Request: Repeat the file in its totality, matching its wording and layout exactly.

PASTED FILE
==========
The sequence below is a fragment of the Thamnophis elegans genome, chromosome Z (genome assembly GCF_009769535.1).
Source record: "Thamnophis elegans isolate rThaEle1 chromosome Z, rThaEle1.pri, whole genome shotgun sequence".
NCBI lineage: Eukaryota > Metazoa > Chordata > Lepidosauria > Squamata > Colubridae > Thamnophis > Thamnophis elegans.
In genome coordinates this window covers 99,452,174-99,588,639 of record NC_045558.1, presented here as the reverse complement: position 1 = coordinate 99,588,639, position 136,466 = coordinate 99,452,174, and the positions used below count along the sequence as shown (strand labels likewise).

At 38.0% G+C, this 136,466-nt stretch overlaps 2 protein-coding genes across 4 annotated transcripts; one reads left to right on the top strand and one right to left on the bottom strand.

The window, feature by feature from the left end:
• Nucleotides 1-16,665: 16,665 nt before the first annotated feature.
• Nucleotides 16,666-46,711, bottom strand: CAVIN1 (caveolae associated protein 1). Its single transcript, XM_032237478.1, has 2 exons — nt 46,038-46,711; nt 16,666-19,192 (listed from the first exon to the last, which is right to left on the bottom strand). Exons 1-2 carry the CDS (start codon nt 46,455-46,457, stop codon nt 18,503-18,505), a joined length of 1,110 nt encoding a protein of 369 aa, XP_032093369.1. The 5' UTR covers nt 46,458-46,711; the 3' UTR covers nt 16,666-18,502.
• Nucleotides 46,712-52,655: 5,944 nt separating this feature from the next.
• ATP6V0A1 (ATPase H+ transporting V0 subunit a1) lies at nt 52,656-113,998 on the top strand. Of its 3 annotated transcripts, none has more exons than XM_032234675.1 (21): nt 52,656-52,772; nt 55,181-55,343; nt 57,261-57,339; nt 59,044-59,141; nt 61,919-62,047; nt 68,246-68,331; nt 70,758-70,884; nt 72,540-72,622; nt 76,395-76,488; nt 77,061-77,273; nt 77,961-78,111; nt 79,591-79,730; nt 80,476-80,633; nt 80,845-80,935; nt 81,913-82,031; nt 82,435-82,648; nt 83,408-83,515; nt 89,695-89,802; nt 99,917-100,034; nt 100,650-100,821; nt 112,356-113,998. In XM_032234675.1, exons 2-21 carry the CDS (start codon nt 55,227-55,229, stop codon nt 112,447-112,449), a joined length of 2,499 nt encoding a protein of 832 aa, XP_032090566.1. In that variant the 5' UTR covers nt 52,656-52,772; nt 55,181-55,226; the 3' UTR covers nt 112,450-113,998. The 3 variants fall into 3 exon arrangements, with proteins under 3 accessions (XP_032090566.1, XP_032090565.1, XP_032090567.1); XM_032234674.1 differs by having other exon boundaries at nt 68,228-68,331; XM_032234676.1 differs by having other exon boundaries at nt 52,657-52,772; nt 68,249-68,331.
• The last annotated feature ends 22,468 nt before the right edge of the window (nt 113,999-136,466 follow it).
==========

The sequence below is a fragment of the Thamnophis elegans genome, chromosome Z (genome assembly GCF_009769535.1).
Source record: "Thamnophis elegans isolate rThaEle1 chromosome Z, rThaEle1.pri, whole genome shotgun sequence".
NCBI lineage: Eukaryota > Metazoa > Chordata > Lepidosauria > Squamata > Colubridae > Thamnophis > Thamnophis elegans.
In genome coordinates this window covers 99,452,174-99,588,639 of record NC_045558.1, presented here as the reverse complement: position 1 = coordinate 99,588,639, position 136,466 = coordinate 99,452,174, and the positions used below count along the sequence as shown (strand labels likewise).

At 38.0% G+C, this 136,466-nt stretch overlaps 2 protein-coding genes across 4 annotated transcripts; one reads left to right on the top strand and one right to left on the bottom strand.

The window, feature by feature from the left end:
• Nucleotides 1-16,665: 16,665 nt before the first annotated feature.
• Nucleotides 16,666-46,711, bottom strand: CAVIN1 (caveolae associated protein 1). Its single transcript, XM_032237478.1, has 2 exons — nt 46,038-46,711; nt 16,666-19,192 (listed from the first exon to the last, which is right to left on the bottom strand). Exons 1-2 carry the CDS (start codon nt 46,455-46,457, stop codon nt 18,503-18,505), a joined length of 1,110 nt encoding a protein of 369 aa, XP_032093369.1. The 5' UTR covers nt 46,458-46,711; the 3' UTR covers nt 16,666-18,502.
• Nucleotides 46,712-52,655: 5,944 nt separating this feature from the next.
• ATP6V0A1 (ATPase H+ transporting V0 subunit a1) lies at nt 52,656-113,998 on the top strand. Of its 3 annotated transcripts, none has more exons than XM_032234675.1 (21): nt 52,656-52,772; nt 55,181-55,343; nt 57,261-57,339; nt 59,044-59,141; nt 61,919-62,047; nt 68,246-68,331; nt 70,758-70,884; nt 72,540-72,622; nt 76,395-76,488; nt 77,061-77,273; nt 77,961-78,111; nt 79,591-79,730; nt 80,476-80,633; nt 80,845-80,935; nt 81,913-82,031; nt 82,435-82,648; nt 83,408-83,515; nt 89,695-89,802; nt 99,917-100,034; nt 100,650-100,821; nt 112,356-113,998. In XM_032234675.1, exons 2-21 carry the CDS (start codon nt 55,227-55,229, stop codon nt 112,447-112,449), a joined length of 2,499 nt encoding a protein of 832 aa, XP_032090566.1. In that variant the 5' UTR covers nt 52,656-52,772; nt 55,181-55,226; the 3' UTR covers nt 112,450-113,998. The 3 variants fall into 3 exon arrangements, with proteins under 3 accessions (XP_032090566.1, XP_032090565.1, XP_032090567.1); XM_032234674.1 differs by having other exon boundaries at nt 68,228-68,331; XM_032234676.1 differs by having other exon boundaries at nt 52,657-52,772; nt 68,249-68,331.
• The last annotated feature ends 22,468 nt before the right edge of the window (nt 113,999-136,466 follow it).